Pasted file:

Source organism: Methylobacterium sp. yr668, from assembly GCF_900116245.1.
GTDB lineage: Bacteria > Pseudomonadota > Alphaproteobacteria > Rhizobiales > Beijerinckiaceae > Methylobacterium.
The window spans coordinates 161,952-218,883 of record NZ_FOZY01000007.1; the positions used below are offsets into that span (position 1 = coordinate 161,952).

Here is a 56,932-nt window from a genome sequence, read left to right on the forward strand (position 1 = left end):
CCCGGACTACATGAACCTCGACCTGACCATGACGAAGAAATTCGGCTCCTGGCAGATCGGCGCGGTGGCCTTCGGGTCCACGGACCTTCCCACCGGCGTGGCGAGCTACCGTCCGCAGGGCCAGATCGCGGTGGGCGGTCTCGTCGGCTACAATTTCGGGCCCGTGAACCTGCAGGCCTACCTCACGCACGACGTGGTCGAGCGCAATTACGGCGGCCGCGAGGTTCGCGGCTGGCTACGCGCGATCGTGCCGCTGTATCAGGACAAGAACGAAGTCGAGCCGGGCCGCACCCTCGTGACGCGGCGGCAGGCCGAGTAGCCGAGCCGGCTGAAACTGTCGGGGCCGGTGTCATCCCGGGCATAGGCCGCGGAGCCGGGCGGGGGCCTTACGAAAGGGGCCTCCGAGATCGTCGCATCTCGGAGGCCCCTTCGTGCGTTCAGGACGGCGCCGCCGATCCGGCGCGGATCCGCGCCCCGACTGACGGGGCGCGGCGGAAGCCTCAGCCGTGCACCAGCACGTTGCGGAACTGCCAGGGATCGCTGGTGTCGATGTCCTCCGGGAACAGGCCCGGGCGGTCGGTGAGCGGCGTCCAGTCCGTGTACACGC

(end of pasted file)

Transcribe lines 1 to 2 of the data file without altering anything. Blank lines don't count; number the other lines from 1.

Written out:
Source organism: Methylobacterium sp. yr668, from assembly GCF_900116245.1.
GTDB lineage: Bacteria > Pseudomonadota > Alphaproteobacteria > Rhizobiales > Beijerinckiaceae > Methylobacterium.